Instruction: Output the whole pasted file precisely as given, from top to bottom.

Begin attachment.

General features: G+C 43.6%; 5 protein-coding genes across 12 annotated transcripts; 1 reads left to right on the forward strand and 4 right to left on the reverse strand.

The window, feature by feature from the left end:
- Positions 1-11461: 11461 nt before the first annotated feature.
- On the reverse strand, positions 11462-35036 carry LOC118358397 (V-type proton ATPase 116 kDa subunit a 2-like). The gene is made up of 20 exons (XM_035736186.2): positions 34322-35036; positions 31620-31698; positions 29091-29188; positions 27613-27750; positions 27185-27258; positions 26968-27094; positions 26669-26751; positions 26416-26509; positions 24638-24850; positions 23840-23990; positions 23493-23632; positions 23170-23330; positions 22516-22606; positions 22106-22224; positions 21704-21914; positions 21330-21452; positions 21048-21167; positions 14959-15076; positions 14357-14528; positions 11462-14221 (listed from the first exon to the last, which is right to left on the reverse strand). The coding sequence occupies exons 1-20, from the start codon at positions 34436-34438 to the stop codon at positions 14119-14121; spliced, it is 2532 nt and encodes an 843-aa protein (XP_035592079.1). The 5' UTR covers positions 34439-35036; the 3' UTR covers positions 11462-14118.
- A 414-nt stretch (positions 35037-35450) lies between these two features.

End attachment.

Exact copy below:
General features: G+C 43.6%; 5 protein-coding genes across 12 annotated transcripts; 1 reads left to right on the forward strand and 4 right to left on the reverse strand.

The window, feature by feature from the left end:
- Positions 1-11461: 11461 nt before the first annotated feature.
- On the reverse strand, positions 11462-35036 carry LOC118358397 (V-type proton ATPase 116 kDa subunit a 2-like). The gene is made up of 20 exons (XM_035736186.2): positions 34322-35036; positions 31620-31698; positions 29091-29188; positions 27613-27750; positions 27185-27258; positions 26968-27094; positions 26669-26751; positions 26416-26509; positions 24638-24850; positions 23840-23990; positions 23493-23632; positions 23170-23330; positions 22516-22606; positions 22106-22224; positions 21704-21914; positions 21330-21452; positions 21048-21167; positions 14959-15076; positions 14357-14528; positions 11462-14221 (listed from the first exon to the last, which is right to left on the reverse strand). The coding sequence occupies exons 1-20, from the start codon at positions 34436-34438 to the stop codon at positions 14119-14121; spliced, it is 2532 nt and encodes an 843-aa protein (XP_035592079.1). The 5' UTR covers positions 34439-35036; the 3' UTR covers positions 11462-14118.
- A 414-nt stretch (positions 35037-35450) lies between these two features.